The first reading of a proposed ordinance regulating short term rental properties and requiring a license to operate one was held Dec. 10.

The commissioners plan to adopt the 10-page short term rental ordinance Dec. 30. It will take effect Feb. 8.

The full ordinance is required to be published in the local newspaper before adoption and by title plus any changes after adoption. (See the ordinance on  p. 13).

The ordinance can also be reviewed on the Park County website at www.parkco.us.

License fees will be set by a board of county commissioners’ resolution. Fees will cover the administrative and personnel costs associated with developing, implementing, inspecting and enforcing the ordinance.

Commissioner Dick Elsner said the license will designate how many people are allowed in the rental at one time. That number will be based on the size of the septic system.

Commissioner Ray Douglas asked how it will be determined if the house is in a sanitation district that provides sewer service.

Elsner replied the number of bedrooms would determine how many could stay in the home.

Commissioner Mike Brazell said some people don’t support a license because the use of the property doesn’t change. Others are in favor of short term rentals in their neighborhood as long as renters don’t violate the rules.

“It is an issue if too many people stay there (at one time),” Brazell said, “They can ruin the septic system, violate the fire code and the noise code.”

He said noise is the biggest complaint they receive from neighbors about short term rental properties.

The ordinance states it will apply to all short term rentals in all zone districts and will not apply to “hotels, motels, lodges or bed and breakfast establishments, or to properties with long-term leases.”

Eric Henderson said more time was needed to get an initial license application packet together before the ordinance was effective Feb. 4.

Elsner said owners would have 90 days to comply.

Henderson asked why a septic system would need an inspection if no problem existed and why the fireplace would need an annual inspection when that isn’t required of homeowners in general.

Elsner said a septic inspection would be required only if the county didn’t have documentation that it was permitted.

Scott Dodge, a realtor and member of the Fairplay Town Board of Trustees, said Summit County doesn’t have issues with loopholes in long term leases.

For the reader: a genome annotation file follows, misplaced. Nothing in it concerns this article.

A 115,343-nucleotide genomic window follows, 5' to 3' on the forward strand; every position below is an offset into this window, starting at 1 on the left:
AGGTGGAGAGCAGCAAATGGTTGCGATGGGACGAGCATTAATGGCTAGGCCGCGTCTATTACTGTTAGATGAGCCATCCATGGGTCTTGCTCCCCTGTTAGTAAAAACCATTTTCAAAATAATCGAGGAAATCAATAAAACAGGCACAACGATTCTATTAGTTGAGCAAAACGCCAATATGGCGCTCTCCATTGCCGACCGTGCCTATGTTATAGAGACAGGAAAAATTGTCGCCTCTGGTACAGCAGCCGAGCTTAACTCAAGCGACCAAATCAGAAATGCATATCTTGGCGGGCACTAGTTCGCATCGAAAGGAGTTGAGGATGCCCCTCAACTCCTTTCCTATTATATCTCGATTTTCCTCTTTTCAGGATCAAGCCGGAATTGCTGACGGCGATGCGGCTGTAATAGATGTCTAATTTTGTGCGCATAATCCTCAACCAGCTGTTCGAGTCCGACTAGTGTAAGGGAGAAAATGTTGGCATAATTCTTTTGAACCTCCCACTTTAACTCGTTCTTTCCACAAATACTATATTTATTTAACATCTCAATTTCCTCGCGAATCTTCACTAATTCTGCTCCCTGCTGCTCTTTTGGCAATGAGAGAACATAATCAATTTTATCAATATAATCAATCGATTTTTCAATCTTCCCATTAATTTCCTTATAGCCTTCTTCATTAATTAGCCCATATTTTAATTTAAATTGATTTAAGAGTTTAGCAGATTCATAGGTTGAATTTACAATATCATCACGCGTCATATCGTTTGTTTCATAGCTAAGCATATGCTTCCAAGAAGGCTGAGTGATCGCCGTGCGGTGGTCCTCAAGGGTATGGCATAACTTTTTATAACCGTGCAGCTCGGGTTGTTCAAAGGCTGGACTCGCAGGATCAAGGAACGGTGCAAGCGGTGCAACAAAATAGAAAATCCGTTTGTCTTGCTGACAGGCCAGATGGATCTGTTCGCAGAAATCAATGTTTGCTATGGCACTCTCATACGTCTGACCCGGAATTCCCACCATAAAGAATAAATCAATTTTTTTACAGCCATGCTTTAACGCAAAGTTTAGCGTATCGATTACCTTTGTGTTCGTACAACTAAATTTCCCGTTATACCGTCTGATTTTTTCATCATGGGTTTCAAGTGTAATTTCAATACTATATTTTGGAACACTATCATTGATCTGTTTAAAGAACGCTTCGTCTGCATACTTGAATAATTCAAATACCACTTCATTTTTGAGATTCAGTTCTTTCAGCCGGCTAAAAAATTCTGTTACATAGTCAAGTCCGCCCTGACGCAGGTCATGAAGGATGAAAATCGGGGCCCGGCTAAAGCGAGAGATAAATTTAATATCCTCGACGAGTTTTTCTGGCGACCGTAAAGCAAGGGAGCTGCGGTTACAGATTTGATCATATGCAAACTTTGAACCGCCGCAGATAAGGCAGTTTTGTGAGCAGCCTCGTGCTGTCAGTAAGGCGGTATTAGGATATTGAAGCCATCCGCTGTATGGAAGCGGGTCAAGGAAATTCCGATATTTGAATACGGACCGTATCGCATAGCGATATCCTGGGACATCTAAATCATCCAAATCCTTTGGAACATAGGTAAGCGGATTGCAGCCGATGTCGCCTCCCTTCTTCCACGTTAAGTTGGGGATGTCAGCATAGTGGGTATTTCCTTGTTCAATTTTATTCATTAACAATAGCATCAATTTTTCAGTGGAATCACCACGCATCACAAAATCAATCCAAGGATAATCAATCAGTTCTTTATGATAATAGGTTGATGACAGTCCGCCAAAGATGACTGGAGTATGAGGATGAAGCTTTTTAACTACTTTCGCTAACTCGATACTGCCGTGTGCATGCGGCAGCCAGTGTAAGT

The ordinance defines a short-term rental as being an accommodation unit that is available for lease for a term of less than 30 days.

Dodge said owners are using long-term leases to get around needing a short term rental license. One example he gave was having a long-term lease that allows the same person to rent the property for four or five months but only on weekends.

Dodge hoped the commissioners would be proactive and address the issue in the ordinance.

Elsner said it wouldn’t matter if the lease was a long term lease if the property was being used as a short-term rental.

The ten-page proposed ordinance has 11 sections covering such things as requirements in the license application and annual renewal, contact information for the responsible agent of the property, reasons for and a hearing required for suspension and revocation, and required life safety standards. It also states the structures need to be in sound condition and in good repair.

Other sections of the ordinance cover what is required in a lease agreement, such as occupancy limits, where to park, no recreational shooting, no ATVs or other non-licensed vehicles on county roads.

Wood burning fireplaces and stoves are allowed inside the house, but no ember-producing fires are allowed outside the house.

Linda Clay asked what a neighbor should do if someone has a campfire during a fire ban. She also asked that a list be kept of renters who caused problems and violated the ordinance.

Elsner said to call the sheriff’s office. He said the ordinance requires a specific list of rules, including no fires allowed, be part of the welcoming packet so people are aware of the ordinance and violations.

Since renters are informed that campfires are not allowed on short term rental properties, neighbors should not contact renters to inform them of a fire ban. Elsner said it could lead to a confrontation where someone gets hurt and he doesn’t want that to happen.

Andre Lobato was concerned that the owner of a short term rental could be held accountable for violations such as renters having a campfire. He asked if the county would keep a list of problem renters.

Elsner said that needed some clarification in the document.

District One Commissioner-elect Amy Mitchell said impacts would be less for those not renting out their property full time and that should be considered.

Mitchell also said renewing each year was a burden for owners and asked who would pay for any necessary inspections.

Elsner disagreed with regards to both issues. He said renting a property for four to six months out of a year could result in as many violations as renting fulltime. It just took one group of people.

Elsner also said the paperwork for a renewal would be simple and not burdensome.

To Mitchell’s third question, Elsner said the county’s cost would be in the license fee.

He said changes had been made to the ordinance after a work session with the public was held. Items raised at the Dec. 10 reading and comments received after Dec. 10 would be clarified or added, if needed, before adoption.

Vouchers in the amount of $162,597 were approved for payment.

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